were requested to sign a confidentiality undertaking even against their clients.
The expertise proceedings caused many joint meetings to open all the covers, list their contents and exclude all the documents which were unanimously considered not relevant, as well as the exchange of four technical statements of both parties, wherein we refuted point by point the alleged assertions of company (B). The conclusion drawn by the expert witness was that the
documents produced by company (B) might contain subject matter eligible for protection under Art. 98, but the documents of company (A) contained in the sealed covers did not allow to ascertain interference with those of company (B), since said documents were vague and incomplete.
Therefore the judge, upon request of company (B), ordered a supplemental technical expertise, instructing the expert witness (a wellknown and established patent attorney) to check systematically all the documents that might be found at both plants of company (A), in presence of the ex-parte technical experts and the lawyers. This was another laborious work, taking two additional full-time days of a real thorough search of the premises of company (A), during which the lawyers of company (B) even went so far as to declare that the machinery and equipment as well as the arrangement of the rooms followed closely the
configuration of the premises of their clients!
The conclusion of this supplemental technical expertise, again after repeated exchange of statements of the parties, wherein we again proved the non-existence of any imitation by company (A) of the formulations produced by company (B), was that the expert witness did not find any similarity between the compared documents, and this outcome was recorded in the following decision, which stated also that the conduct of both employees of company (B) unjustly dismissed (and indeed reinstated in their job) did not show any indication in this connection, and moreover that company (B) had not given any direct or indirect evidence of an actual transfer of confidential information from company (B) to company (A).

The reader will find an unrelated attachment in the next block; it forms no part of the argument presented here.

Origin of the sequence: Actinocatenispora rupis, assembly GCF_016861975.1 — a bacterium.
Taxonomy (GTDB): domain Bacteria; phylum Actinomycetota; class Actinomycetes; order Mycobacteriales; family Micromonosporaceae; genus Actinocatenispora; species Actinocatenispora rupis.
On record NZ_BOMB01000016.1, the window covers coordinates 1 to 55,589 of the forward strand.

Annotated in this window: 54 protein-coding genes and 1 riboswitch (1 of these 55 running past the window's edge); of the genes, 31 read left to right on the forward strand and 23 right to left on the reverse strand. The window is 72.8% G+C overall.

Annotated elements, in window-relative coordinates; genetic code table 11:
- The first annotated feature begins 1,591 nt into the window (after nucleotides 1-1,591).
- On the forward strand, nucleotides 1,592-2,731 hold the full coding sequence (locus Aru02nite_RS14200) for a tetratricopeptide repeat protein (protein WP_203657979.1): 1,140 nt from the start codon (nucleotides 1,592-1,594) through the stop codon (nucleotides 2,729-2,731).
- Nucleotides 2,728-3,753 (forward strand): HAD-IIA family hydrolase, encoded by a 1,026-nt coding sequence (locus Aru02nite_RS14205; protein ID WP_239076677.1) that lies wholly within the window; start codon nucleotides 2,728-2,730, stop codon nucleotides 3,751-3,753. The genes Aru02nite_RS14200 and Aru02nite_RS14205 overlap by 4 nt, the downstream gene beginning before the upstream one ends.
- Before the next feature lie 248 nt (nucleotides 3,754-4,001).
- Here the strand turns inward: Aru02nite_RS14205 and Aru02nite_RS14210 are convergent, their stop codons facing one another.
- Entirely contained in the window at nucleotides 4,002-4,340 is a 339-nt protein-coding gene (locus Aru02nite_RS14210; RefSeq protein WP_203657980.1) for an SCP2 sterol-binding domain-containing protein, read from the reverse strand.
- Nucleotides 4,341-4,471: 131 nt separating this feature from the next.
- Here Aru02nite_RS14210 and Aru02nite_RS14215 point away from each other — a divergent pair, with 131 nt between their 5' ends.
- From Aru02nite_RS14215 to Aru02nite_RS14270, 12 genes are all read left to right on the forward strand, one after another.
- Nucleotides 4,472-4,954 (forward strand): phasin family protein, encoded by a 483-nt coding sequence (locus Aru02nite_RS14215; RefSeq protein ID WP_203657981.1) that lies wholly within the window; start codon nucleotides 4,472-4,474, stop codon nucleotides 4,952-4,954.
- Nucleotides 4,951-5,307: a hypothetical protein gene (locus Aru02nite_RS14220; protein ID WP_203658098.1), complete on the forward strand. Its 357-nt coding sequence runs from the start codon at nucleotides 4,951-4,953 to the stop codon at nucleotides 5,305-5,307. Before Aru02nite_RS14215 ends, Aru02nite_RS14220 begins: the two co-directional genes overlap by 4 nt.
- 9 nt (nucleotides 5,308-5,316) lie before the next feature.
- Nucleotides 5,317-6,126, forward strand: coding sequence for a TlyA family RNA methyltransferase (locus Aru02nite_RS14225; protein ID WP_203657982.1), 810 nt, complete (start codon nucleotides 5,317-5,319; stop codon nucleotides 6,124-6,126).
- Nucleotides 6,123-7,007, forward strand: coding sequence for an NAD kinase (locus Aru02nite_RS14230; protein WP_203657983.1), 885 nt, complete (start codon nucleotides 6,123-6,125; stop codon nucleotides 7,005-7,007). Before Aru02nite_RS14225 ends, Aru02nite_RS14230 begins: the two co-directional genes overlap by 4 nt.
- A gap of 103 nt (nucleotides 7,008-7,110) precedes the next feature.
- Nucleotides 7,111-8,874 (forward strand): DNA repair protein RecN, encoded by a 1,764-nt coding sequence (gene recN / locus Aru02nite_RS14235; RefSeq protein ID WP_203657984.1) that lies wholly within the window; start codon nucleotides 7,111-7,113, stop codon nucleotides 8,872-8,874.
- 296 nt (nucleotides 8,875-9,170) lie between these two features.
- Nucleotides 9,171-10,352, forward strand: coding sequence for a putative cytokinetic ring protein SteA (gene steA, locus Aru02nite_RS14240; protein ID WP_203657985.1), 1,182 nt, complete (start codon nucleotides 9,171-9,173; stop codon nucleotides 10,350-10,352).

The only criticism raised to company (A) was to have elaborated a revision of the Company Selfcontrol Manual of company (B), courteously transmitted by one of the above mentioned employees to one of their former employees working in company (A), as an example to be followed for its compilation, whose contents however was considered by the expert witness as not fulfilling the secrecy requirements pursuant to Art. 98, and only in respect of this breach he considered proved the violation by company (A) of Art. 2598 Civil Code (unfair competition), that the court however defined in the grounds of the decision “a little impropriety related to events by now finally historicized”.
This complex case shows that the production of heaps of documents and the assistance of well-known and established lawyers,
might not be sufficient to prevail in connection with unwarranted claims of important enterprises against smaller companies.
Published in Italia Oggi annual review curated by Marino Longoni and realized by Convey S.r.l.